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I have been a newly appointed lecturer (18 months). Within my first 6 months I have advertised a PhD subject in order to recruit a good student. The specific project was advertised a year ago. I completed the recruitment of a very promising PhD student that started about two months ago.

In the meantime one of my colleagues that belongs to the same research group, has an already established collaboration with a company. After a brief discussion, my colleague informed me that the company is open to new ideas and that we could collaborate on a similar idea, which was not specified at that point. After a month, my colleague sent an email saying that they are going to submit a project for funding but again, no specifics were given.

I have asked to check the application (as I was included, but my colleague was the lead) and see the objectives/deliverables/commitments etc. I highlighted the fact that we will need to avoid any potential conflict of interest, but received no reply. After checking with my organization's research team I found that the project idea was based on the subject of my PhD student. However, I do not have a copy of the application to understand the extent of overlap, just the summary of it. The whole process was dodgy and I have lost trust in my colleague.

I found out later that my colleague is known for such tactics but at the same time has the support of a senior member of the group that has the power to block me from pursuing my research plans. I am not sure how to manage the situation and would appreciate any advice on the matter or if you could share similar experiences and how you handled them.

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    I’m voting to close this question because it is a complaint and not a question. – Anonymous Physicist Jan 23 at 22:51
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    Probably a rephrasing of the question is required. If there are no answers, I would like to see what strategies readers have if they are placed in a similar situation. I'm sure we have all experienced colleagues who steal ideas. Personally, I keep the most interesting ideas to myself and make public other ideas; if any of these other ideas catch on, great... I've got plenty more ... Also, I work on problems that are deep and require in-depth and specialize knowledge. So even if colleagues know what I am working on, they have little chance to follow what I do. – Prof. Santa Claus Jan 23 at 22:56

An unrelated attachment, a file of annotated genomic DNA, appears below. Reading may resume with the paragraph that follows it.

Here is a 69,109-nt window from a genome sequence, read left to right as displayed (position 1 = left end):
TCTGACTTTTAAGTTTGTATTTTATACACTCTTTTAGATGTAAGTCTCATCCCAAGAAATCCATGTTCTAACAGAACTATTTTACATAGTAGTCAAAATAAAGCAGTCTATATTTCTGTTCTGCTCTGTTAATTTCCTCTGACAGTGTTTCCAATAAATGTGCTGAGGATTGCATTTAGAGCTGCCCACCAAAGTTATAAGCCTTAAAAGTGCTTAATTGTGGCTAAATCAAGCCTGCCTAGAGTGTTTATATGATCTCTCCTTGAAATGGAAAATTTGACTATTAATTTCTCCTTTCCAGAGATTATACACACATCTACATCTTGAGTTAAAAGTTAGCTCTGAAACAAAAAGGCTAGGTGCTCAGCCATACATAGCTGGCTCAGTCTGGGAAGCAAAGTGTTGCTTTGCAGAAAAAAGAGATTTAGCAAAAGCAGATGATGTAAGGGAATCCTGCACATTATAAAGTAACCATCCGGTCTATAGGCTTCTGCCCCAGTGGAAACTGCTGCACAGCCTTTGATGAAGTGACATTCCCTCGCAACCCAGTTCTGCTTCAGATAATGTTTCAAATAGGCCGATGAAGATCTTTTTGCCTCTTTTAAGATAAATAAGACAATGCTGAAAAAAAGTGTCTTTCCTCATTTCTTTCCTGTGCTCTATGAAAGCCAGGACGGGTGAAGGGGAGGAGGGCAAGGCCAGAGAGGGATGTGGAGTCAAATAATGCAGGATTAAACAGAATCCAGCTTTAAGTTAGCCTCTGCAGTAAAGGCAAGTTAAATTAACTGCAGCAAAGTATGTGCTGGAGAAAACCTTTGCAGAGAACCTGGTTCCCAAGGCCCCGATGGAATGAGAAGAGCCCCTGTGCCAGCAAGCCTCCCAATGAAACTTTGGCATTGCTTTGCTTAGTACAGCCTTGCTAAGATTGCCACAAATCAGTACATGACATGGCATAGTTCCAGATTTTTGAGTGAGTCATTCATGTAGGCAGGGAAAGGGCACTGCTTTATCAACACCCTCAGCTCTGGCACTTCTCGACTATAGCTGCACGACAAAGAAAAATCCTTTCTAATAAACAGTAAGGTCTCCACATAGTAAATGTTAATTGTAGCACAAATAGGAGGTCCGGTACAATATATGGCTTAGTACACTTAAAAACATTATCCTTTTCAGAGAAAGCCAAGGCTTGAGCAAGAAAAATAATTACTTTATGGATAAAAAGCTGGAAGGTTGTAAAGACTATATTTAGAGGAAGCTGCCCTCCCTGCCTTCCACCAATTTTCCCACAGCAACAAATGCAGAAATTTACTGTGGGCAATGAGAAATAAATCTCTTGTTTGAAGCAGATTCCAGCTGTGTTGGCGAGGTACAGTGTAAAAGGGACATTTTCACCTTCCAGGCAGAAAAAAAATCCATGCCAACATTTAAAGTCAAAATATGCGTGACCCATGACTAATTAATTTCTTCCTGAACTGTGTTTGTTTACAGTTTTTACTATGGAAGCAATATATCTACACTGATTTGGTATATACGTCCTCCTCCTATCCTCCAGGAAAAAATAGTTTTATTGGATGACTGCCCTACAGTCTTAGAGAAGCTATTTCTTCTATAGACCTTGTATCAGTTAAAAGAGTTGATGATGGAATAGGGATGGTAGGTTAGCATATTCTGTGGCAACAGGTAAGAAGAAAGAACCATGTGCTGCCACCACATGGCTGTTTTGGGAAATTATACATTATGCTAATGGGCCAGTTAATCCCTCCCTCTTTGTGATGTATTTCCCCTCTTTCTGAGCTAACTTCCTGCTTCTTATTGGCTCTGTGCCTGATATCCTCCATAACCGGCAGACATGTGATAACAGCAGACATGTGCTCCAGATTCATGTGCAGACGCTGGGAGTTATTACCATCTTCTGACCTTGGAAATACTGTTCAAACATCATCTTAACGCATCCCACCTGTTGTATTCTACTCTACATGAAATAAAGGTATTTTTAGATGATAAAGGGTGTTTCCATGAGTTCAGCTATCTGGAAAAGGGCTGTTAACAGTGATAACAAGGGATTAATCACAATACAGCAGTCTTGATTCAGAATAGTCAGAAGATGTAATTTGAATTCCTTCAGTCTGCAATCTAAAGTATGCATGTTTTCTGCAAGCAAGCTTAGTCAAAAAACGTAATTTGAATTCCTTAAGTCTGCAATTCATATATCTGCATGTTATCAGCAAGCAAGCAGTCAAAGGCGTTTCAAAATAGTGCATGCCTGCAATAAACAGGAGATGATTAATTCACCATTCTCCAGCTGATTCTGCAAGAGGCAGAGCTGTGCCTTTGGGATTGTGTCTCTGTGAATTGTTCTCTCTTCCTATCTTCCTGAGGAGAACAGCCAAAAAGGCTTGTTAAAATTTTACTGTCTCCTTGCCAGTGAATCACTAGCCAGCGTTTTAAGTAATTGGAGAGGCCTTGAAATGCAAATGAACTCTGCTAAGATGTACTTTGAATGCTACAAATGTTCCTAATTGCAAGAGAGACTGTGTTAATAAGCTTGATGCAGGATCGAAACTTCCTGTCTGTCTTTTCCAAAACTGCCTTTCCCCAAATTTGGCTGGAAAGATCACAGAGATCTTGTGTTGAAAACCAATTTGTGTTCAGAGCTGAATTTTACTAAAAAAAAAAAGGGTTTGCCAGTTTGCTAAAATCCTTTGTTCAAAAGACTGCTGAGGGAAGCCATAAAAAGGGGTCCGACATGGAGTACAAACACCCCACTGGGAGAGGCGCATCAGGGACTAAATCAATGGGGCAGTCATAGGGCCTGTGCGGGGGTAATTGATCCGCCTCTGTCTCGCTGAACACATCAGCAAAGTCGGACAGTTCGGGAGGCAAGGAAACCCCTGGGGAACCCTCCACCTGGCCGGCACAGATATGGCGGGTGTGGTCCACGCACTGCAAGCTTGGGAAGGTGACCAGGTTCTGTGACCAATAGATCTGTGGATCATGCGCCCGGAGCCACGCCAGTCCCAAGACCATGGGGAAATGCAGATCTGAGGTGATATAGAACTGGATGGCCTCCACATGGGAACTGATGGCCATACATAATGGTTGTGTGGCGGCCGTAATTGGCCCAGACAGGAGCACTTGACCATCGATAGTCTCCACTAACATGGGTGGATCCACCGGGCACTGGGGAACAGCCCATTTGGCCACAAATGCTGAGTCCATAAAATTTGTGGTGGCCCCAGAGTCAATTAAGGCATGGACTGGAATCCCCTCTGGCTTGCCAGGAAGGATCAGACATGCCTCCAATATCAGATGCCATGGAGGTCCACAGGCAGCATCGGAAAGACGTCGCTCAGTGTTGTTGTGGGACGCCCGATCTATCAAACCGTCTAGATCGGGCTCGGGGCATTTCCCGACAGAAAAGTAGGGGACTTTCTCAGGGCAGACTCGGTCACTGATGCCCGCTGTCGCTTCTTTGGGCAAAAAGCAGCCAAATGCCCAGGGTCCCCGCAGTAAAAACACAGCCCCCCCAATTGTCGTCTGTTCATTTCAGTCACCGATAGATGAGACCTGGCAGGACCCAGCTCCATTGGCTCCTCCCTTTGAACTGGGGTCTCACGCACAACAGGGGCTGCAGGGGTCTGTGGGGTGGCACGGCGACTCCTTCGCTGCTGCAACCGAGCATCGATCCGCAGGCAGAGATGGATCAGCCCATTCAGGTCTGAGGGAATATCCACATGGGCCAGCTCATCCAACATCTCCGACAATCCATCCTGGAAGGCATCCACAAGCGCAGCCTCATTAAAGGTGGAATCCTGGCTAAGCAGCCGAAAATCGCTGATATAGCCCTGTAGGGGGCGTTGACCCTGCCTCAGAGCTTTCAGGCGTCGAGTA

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    This is a question about what to do when scooped by a colleague (or so I read it). I don't see how it’s a rant, and so far couldn’t pull up a duplicate (older questions about scooping seem to be mostly about “when under review at journal,” “when too slow,” and such). So this should stay open, in my eyes. Having a next-door colleague act like this is a delicate situation. – gnometorule Jan 23 at 23:35
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Let’s start with one simple fact. On paper, your colleague didn’t do anything unethical. Perhaps they were thinking about something similar and you happened to as well, it’s not unheard of. So I don’t think that there’s much you can do apart from noting a colleague who’s not a very good collaborator.

If this is a pattern, then perhaps a discussion with a more senior person is warranted. I’d suggest you focus on getting more than one person to attest to this behavior and perhaps back it up with evidence e.g. email correspondence or the like.

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  • "On paper". Yes, things like that are hard to prove, but for a young researcher, this can be quite frustrating. OP should better protect their ideas in the future, e.g. by keeping them to themselves. – Captain Emacs Jan 24 at 2:35
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    I don’t know if this is good long term advice. Unless their department is a cesspool of misconduct, hindering collaboration due to one bad apple will hurt them academically. – Spark Jan 24 at 12:24
  • If someone with lots of threads of research, loses one thread to a scooper it's not a major issue, if annoying. However, if one has few, crucial lines of research (which is more likely for young academics) and the scooper indulges in a systemic appropriation of other people's ideas, then I quite disagree with you. In the worst scenario, the scooper could actually accuse OP of plagiarising them, trying to lock OP out of their own field. This is not a theoretical situation. I am the first to acknowledge parallel discoveries, but this case here smells bad ("known for such tactics"). – Captain Emacs Jan 24 at 16:02
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    Perhaps I should partially agree with Spark and should make my statement more precise by not saying not to share at all, but to be careful who to share with and to keep good ideas to only select few trusted people. The department structures seem to sail precariously close to possible misconduct ("has the support of a senior member of the group [with] the power to block me"). This is not enough evidence for systemic violations, but the scooper seems to have got away with a history of such tactics. Care is advised. – Captain Emacs Jan 24 at 16:06

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